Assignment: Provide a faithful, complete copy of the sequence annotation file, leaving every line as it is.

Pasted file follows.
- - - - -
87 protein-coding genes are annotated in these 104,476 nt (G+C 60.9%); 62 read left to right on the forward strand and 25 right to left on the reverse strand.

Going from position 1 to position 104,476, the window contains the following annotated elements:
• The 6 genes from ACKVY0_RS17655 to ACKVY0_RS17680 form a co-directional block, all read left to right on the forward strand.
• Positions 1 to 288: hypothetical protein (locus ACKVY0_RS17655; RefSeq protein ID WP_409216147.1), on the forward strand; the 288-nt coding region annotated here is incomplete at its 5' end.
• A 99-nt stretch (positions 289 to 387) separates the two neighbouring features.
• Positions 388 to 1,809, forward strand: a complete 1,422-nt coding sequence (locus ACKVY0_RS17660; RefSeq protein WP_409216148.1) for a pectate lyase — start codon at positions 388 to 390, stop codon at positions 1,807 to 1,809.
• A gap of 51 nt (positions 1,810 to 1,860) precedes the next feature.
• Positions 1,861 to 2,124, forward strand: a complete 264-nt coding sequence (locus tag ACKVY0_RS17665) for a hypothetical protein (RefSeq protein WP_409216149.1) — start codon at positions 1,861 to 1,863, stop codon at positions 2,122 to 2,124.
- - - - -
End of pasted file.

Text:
87 protein-coding genes are annotated in these 104,476 nt (G+C 60.9%); 62 read left to right on the forward strand and 25 right to left on the reverse strand.

Going from position 1 to position 104,476, the window contains the following annotated elements:
• The 6 genes from ACKVY0_RS17655 to ACKVY0_RS17680 form a co-directional block, all read left to right on the forward strand.
• Positions 1 to 288: hypothetical protein (locus ACKVY0_RS17655; RefSeq protein ID WP_409216147.1), on the forward strand; the 288-nt coding region annotated here is incomplete at its 5' end.
• A 99-nt stretch (positions 289 to 387) separates the two neighbouring features.
• Positions 388 to 1,809, forward strand: a complete 1,422-nt coding sequence (locus ACKVY0_RS17660; RefSeq protein WP_409216148.1) for a pectate lyase — start codon at positions 388 to 390, stop codon at positions 1,807 to 1,809.
• A gap of 51 nt (positions 1,810 to 1,860) precedes the next feature.
• Positions 1,861 to 2,124, forward strand: a complete 264-nt coding sequence (locus tag ACKVY0_RS17665) for a hypothetical protein (RefSeq protein WP_409216149.1) — start codon at positions 1,861 to 1,863, stop codon at positions 2,122 to 2,124.